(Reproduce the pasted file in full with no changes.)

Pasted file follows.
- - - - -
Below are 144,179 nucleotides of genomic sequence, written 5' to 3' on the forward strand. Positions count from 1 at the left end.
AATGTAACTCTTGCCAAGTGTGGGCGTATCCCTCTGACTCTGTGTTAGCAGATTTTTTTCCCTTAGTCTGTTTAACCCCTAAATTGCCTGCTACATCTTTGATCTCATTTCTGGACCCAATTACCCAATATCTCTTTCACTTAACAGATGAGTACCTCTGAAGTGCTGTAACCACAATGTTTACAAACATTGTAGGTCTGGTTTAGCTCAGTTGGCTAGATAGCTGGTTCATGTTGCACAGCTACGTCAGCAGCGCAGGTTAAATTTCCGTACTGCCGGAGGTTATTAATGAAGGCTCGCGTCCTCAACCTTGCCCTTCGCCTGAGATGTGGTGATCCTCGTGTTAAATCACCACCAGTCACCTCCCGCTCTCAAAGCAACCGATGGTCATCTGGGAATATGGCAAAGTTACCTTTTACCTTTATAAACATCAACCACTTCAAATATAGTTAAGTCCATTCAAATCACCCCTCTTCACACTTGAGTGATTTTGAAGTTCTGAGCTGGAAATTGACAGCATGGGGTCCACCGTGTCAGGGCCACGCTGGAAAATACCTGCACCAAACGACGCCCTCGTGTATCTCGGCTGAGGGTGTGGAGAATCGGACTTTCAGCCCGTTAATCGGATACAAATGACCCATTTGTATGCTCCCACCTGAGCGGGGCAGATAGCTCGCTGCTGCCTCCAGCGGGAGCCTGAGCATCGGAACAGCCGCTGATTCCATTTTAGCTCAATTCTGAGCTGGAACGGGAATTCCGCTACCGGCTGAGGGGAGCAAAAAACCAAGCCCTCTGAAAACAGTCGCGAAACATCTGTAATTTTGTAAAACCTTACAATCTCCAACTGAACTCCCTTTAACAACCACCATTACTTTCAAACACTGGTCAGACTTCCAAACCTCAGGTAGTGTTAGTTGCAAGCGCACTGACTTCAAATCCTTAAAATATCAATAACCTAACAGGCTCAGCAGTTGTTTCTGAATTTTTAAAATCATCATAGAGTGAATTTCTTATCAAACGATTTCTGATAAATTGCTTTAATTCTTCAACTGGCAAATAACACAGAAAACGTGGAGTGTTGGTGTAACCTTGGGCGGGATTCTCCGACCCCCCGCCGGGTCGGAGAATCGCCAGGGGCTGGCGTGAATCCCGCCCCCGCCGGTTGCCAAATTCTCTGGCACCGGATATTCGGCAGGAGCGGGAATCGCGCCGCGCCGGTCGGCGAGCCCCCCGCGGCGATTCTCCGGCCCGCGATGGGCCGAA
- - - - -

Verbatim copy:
Below are 144,179 nucleotides of genomic sequence, written 5' to 3' on the forward strand. Positions count from 1 at the left end.
AATGTAACTCTTGCCAAGTGTGGGCGTATCCCTCTGACTCTGTGTTAGCAGATTTTTTTCCCTTAGTCTGTTTAACCCCTAAATTGCCTGCTACATCTTTGATCTCATTTCTGGACCCAATTACCCAATATCTCTTTCACTTAACAGATGAGTACCTCTGAAGTGCTGTAACCACAATGTTTACAAACATTGTAGGTCTGGTTTAGCTCAGTTGGCTAGATAGCTGGTTCATGTTGCACAGCTACGTCAGCAGCGCAGGTTAAATTTCCGTACTGCCGGAGGTTATTAATGAAGGCTCGCGTCCTCAACCTTGCCCTTCGCCTGAGATGTGGTGATCCTCGTGTTAAATCACCACCAGTCACCTCCCGCTCTCAAAGCAACCGATGGTCATCTGGGAATATGGCAAAGTTACCTTTTACCTTTATAAACATCAACCACTTCAAATATAGTTAAGTCCATTCAAATCACCCCTCTTCACACTTGAGTGATTTTGAAGTTCTGAGCTGGAAATTGACAGCATGGGGTCCACCGTGTCAGGGCCACGCTGGAAAATACCTGCACCAAACGACGCCCTCGTGTATCTCGGCTGAGGGTGTGGAGAATCGGACTTTCAGCCCGTTAATCGGATACAAATGACCCATTTGTATGCTCCCACCTGAGCGGGGCAGATAGCTCGCTGCTGCCTCCAGCGGGAGCCTGAGCATCGGAACAGCCGCTGATTCCATTTTAGCTCAATTCTGAGCTGGAACGGGAATTCCGCTACCGGCTGAGGGGAGCAAAAAACCAAGCCCTCTGAAAACAGTCGCGAAACATCTGTAATTTTGTAAAACCTTACAATCTCCAACTGAACTCCCTTTAACAACCACCATTACTTTCAAACACTGGTCAGACTTCCAAACCTCAGGTAGTGTTAGTTGCAAGCGCACTGACTTCAAATCCTTAAAATATCAATAACCTAACAGGCTCAGCAGTTGTTTCTGAATTTTTAAAATCATCATAGAGTGAATTTCTTATCAAACGATTTCTGATAAATTGCTTTAATTCTTCAACTGGCAAATAACACAGAAAACGTGGAGTGTTGGTGTAACCTTGGGCGGGATTCTCCGACCCCCCGCCGGGTCGGAGAATCGCCAGGGGCTGGCGTGAATCCCGCCCCCGCCGGTTGCCAAATTCTCTGGCACCGGATATTCGGCAGGAGCGGGAATCGCGCCGCGCCGGTCGGCGAGCCCCCCGCGGCGATTCTCCGGCCCGCGATGGGCCGAA